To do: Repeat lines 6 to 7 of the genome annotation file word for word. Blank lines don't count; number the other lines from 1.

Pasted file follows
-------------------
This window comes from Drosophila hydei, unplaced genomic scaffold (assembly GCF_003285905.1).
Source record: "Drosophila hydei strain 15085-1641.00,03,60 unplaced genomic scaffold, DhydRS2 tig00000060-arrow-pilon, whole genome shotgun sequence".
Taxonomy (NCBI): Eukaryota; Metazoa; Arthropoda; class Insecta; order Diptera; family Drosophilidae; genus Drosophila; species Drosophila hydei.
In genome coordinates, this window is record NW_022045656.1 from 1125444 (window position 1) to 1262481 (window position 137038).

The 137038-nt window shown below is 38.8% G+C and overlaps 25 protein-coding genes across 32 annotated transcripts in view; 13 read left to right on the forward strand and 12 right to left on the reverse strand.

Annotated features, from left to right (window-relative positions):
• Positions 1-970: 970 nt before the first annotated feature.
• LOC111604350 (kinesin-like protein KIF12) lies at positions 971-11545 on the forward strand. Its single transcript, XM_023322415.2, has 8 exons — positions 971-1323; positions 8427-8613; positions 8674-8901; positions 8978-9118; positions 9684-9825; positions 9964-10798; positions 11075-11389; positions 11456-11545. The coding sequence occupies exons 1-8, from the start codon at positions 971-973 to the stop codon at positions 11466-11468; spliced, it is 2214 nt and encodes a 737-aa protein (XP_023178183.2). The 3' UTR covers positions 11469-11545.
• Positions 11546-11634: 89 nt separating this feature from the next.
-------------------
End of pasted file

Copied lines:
Annotated features, from left to right (window-relative positions):
• Positions 1-970: 970 nt before the first annotated feature.